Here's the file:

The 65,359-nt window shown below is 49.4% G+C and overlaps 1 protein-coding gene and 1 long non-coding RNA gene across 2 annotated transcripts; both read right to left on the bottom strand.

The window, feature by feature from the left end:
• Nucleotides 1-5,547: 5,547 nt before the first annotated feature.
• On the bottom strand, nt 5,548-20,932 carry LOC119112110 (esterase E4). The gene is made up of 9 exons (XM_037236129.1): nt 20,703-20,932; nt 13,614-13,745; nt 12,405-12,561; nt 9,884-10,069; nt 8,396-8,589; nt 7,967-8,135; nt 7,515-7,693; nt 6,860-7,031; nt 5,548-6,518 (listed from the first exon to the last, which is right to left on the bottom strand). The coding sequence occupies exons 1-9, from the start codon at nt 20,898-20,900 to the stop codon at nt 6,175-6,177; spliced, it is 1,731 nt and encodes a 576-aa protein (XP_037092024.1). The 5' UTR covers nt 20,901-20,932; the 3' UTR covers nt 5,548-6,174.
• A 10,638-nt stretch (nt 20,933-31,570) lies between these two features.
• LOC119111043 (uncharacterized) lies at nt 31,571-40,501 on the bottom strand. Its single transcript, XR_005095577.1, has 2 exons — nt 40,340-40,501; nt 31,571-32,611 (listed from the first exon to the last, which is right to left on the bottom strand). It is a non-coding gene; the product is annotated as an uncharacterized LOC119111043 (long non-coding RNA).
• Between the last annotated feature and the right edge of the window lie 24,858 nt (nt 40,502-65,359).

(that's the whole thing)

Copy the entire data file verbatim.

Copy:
The 65,359-nt window shown below is 49.4% G+C and overlaps 1 protein-coding gene and 1 long non-coding RNA gene across 2 annotated transcripts; both read right to left on the bottom strand.

The window, feature by feature from the left end:
• Nucleotides 1-5,547: 5,547 nt before the first annotated feature.
• On the bottom strand, nt 5,548-20,932 carry LOC119112110 (esterase E4). The gene is made up of 9 exons (XM_037236129.1): nt 20,703-20,932; nt 13,614-13,745; nt 12,405-12,561; nt 9,884-10,069; nt 8,396-8,589; nt 7,967-8,135; nt 7,515-7,693; nt 6,860-7,031; nt 5,548-6,518 (listed from the first exon to the last, which is right to left on the bottom strand). The coding sequence occupies exons 1-9, from the start codon at nt 20,898-20,900 to the stop codon at nt 6,175-6,177; spliced, it is 1,731 nt and encodes a 576-aa protein (XP_037092024.1). The 5' UTR covers nt 20,901-20,932; the 3' UTR covers nt 5,548-6,174.
• A 10,638-nt stretch (nt 20,933-31,570) lies between these two features.
• LOC119111043 (uncharacterized) lies at nt 31,571-40,501 on the bottom strand. Its single transcript, XR_005095577.1, has 2 exons — nt 40,340-40,501; nt 31,571-32,611 (listed from the first exon to the last, which is right to left on the bottom strand). It is a non-coding gene; the product is annotated as an uncharacterized LOC119111043 (long non-coding RNA).
• Between the last annotated feature and the right edge of the window lie 24,858 nt (nt 40,502-65,359).